Next month new media artist Rafael Lozano-Hemmer will light up the Philadelphia sky with 24 high-powered, crowd-controlled searchlights for a massive light artwork titled “Open Air” that will close the Live Arts Festival and Philly Fringe. The lights, whose beams will be guided by the voices and movements of users of a free mobile app developed by Lozano-Hemmer’s studio as they walk along the half-mile stretch of Benjamin Franklin Parkway that houses the Philadelphia Art Museum, Rodin Museum, and the new Barnes Foundation.
Created in conjunction with the Association for Public Art, Lozano-Hemmer’s “Open Air” will run September 20-October 14, concurrently with his new solo show at New York’s bitforms gallery, “Voice Array” (September 6-October 13).
“Our interest in the potential of new media as a framework for public art on an urban scale led us to Lozano-Hemmer, who is recognized internationally as a major figure in the evolving understanding of technology as a creative force,” Association for Public Art executive director Penny Balkin Bach said in a statement. “We’re excited to bring him to Philadelphia to create a work that will transform the skyline, engage the public in a unique experience and bring international attention to the city.”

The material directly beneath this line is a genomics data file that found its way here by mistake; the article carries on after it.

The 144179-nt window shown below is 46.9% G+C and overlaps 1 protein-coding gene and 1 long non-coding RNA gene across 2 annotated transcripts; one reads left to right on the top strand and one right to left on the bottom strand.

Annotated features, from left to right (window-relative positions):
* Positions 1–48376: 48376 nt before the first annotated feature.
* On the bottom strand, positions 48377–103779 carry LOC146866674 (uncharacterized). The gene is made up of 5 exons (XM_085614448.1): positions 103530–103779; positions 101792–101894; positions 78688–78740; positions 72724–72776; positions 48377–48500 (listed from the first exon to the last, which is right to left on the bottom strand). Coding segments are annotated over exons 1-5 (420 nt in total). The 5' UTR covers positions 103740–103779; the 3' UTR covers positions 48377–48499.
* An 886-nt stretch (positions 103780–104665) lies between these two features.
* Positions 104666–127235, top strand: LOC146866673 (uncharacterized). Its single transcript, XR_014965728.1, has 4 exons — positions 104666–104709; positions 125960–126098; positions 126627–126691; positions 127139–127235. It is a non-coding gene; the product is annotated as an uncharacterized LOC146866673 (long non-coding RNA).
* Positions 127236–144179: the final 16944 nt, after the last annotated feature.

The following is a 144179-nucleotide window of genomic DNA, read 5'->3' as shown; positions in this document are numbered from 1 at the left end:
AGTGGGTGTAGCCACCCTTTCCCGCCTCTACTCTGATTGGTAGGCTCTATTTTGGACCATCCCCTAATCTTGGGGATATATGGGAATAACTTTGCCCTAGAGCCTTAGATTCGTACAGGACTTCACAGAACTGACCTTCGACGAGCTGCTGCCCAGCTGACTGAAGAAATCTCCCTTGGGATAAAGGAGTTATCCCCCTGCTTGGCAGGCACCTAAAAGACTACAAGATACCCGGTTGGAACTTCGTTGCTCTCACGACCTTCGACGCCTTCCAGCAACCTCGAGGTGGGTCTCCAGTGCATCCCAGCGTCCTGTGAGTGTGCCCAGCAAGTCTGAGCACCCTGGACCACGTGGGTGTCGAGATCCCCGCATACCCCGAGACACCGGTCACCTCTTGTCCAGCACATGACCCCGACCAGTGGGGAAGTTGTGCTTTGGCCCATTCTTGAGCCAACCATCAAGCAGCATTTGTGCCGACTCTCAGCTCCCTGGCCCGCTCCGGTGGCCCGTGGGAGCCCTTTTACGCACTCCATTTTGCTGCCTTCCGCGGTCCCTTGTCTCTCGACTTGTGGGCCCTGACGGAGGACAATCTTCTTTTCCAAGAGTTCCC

For his part, the artist emphasizes the work’s unexpected intimacy. “While the project will be spectacular in scale,” he said in a statement, “what matters to me is that individual participants can personalize their city with their contributions.”
The “Open Air” app will measure users’ movements, voice intonations, frequencies, and volumes to determine the movements and intensities of the searchlight’s beams, making for a majestic but also potentially chaotic public light art spectacle.
— Benjamin Sutton
(Renderings courtesy the artist, Association for Public Art.)